I’m going to put this out there because I have no idea what to make of it. Alan Butler and Scott Wolter’s wife Janet are planning to accuse the Grange, an agricultural fraternal group, of being complicit in international goddess worship. Butler made the strange claim on the Intervention Theory website after reporting that he and Wolter held a secret meeting in Los Angeles to investigate an undisclosed top secret mystery that would “blow the minds” of everyone on earth. Janet Wolter specializes in seeking out hidden goddess worship in mainstream organizations. She and Scott must make quite the pair when they get talking about Mary Magdalene.
(Disclosure: Alan Butler threatened to sue me in 2005 for publishing this review of one of his books because he erroneously believed I required his permission to do so.)
Anyway, Butler wrote:
After Scott and I had been to California we flew up to Minnesota, to meet Janet there and to do some really important research into a strange and little-known but very important group known as the Grange. Janet and I want to write a book about the Grange, which is going to shock people in the US especially - even those who thought they understood what the Grange was actually about.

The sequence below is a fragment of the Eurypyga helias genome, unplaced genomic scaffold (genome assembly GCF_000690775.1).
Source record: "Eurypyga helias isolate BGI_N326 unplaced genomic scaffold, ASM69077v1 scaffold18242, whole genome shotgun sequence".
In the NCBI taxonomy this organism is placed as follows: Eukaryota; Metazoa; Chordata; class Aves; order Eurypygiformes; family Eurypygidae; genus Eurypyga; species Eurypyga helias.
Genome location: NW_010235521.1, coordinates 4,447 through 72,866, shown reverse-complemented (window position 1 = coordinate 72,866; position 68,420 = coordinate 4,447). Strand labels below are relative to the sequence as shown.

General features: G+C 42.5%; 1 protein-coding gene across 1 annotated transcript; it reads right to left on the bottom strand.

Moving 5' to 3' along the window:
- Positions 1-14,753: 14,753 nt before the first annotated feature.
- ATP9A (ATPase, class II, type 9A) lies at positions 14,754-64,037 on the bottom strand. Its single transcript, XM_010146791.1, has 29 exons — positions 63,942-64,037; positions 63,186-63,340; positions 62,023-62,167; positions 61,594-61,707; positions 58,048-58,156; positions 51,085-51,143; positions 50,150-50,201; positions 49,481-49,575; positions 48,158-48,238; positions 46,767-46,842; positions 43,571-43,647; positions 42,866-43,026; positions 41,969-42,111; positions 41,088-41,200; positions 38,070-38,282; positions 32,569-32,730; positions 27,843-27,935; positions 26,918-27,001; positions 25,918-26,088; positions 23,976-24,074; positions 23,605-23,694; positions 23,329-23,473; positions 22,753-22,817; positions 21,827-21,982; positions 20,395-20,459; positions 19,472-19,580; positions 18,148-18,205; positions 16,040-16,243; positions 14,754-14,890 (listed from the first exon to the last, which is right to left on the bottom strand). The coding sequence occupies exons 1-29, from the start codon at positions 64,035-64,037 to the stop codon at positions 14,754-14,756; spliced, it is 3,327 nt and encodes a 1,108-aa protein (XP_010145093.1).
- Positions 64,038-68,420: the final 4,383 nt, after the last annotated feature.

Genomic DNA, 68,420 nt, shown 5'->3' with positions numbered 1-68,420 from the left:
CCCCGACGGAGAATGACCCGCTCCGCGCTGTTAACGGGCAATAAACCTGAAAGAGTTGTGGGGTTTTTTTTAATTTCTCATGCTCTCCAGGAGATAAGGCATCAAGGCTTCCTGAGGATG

I presume that he is referring to the National Grange of the Order of Patrons of Husbandry, a still-extant fraternal brotherhood of farmers that was most influential during the nineteenth century when it helped to write America’s agricultural laws and helped establish rural free mail delivery, inadvertently giving rise to the Andy Griffith spinoff, Mayberry R.F.D.
Under the direction of President Andrew Johnson, Oliver Kelley, a Freemason, was tasked with improving the agricultural practices of the post-Civil War South. Kelley found deep resentment of the North but realized that the shared values of Freemasonry helped to overcome these differences. He therefore modeled the Grange on the Freemasons as a way of bringing Northerners and Southerners together to improve agricultural practices. However, Kelley’s organization won a unique spot in history because, on the advice of Kelley’s niece, the Grange allowed the participation of women, becoming one of the few Mason-influenced groups to do so. Naturally, alternative speculators with a matriarchal bent like Butler and Janet Wolter must have pricked up their ears at this.